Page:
The miners on the courses also engaged in private study and produced a steady stream of written work. After their time on the courses, the participants went on to make a variety of uses of their studies. Some becoming more deeply involved in the work of the National Union of Mineworkers, other progressed through the NCB, numbers became involved in the work of the wider labour movement including those who became local councillors, whilst the late Eric Varley and Denis Skinner became local MPs, others moved into full-time studies at Adult Education Colleges and then often went on to obtain degrees at University before taking up posts such as social workers, educationalists and full-time trade union officials. Others remained in their established roles in their communities, taking their newly developed interests with them and also influencing communal developments.
I was lucky to be a tutor on the courses for 21 years from 1966, before becoming a local MP for a further 18 years. I have always claimed that the standard and seriousness of the investigations in the classes was more substantial than was the general run of my experiences in parliament. This is because serious adult education is about making well thought out judgements on complex issues, whilst parliamentary politics is too often about point scoring.
The pattern which was established in Derbyshire was pursued elsewhere. The Extramural Department were involved with similar courses in areas such as the South Yorkshire Coalfield, the Steel Industry, the railways, engineering and with Shop Stewards Courses which drew people together from differing firms.
It was not, however, just because of the decline of large industries mainly concentrated in the public sector, that such courses were ended. Another pattern of adult education (which had always had its own separate existence) took over but was manipulated under Margaret Thatcher. Unfortunately, it became a growing trend that was then pushed under New Labour. What remained of day-release work was often placed under the influence of employers, whose interests were to see their workers being trained to undertake tasks strictly relevant to their employment duties. More emphasis was placed upon adults attending courses in their own time, which would be carefully accredited to meet specific and limited purposes. Certification became the order of the day. The way for adults to progress via education came to be seen as requiring studies to be broken up into specific and limited modules and tested at each stage, so they could act as stepping stones (or some would say stumbling blocks) to higher qualifications. The scope for investigating key issues about life and society were restricted and were seen as secondary. The old form of equality and socialising between tutors and students, in which each learnt from the other, was seen as being unnecessary. Increasingly course fees were expected to cover the bulk of the provision of adult education.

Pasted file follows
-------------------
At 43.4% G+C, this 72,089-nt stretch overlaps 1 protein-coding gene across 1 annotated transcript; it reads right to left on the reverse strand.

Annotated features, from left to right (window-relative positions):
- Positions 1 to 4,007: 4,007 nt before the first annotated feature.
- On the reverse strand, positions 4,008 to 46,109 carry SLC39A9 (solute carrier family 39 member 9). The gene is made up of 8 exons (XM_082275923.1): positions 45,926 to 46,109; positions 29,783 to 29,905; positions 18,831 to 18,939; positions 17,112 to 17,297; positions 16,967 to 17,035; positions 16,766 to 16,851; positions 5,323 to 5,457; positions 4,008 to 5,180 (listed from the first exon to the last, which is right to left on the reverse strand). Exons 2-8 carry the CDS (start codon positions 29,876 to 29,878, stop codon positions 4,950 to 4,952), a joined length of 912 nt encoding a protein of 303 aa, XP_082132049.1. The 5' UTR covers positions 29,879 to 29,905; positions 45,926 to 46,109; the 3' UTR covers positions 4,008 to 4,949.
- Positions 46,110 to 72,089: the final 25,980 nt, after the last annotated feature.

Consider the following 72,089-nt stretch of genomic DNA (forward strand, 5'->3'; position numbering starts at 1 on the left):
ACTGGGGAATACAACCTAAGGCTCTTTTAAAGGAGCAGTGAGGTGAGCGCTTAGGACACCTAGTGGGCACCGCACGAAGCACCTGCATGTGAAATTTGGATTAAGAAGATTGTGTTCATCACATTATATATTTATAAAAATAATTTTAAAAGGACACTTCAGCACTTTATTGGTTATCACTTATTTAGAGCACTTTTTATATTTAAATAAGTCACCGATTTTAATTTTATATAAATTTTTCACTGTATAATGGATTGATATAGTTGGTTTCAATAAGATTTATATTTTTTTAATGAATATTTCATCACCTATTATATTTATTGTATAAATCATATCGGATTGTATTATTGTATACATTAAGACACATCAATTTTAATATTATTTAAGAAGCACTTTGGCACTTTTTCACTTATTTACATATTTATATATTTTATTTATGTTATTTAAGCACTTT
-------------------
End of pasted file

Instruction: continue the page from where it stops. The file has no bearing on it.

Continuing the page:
It is not that there should be no room for some forms of today's dominant trend in adult education, but it should never have happened at the expense of the invaluable approach which the Derbyshire Miners had participated in and developed.
Nothing in life is, however, ever too late. Some of us have always attempted to replicate something of what used to be called the liberal education tradition by running and attending a variety of discussion groups. But it is now time to campaign for what was taken away from us. We are not alone in this.
Why not join us at the meeting advertised below? Former participants in the Derbyshire Miners' Day Release Classes will be present. But we know that we can't somehow just try to re-cycle the past. It is a matter for all of us to seek new ways in which what was once achieved in a period from the 1950s can be refashioned to meet the challenging conditions of the 21st Century. We owe many debts to Coal Mining in Derbyshire; serious adult education is one of them.
What Now For Adult Education? Lessons from the Derbyshire Miners.
A Discussion Meeting.
Toby Perkins, Labour MP for Chesterfield and Shadow Education Minister
John Burrows, Leader of the Labour Group on Chesterfield Borough Council.
Bob Heath, former Director of Studies for the Derbyshire Miners' Day Release Courses.
1.30 pm (after the May Day March and Rally)
2nd May, 2011
Council Chamber of the North East Derbyshire District Council, Saltergate, Chesterfield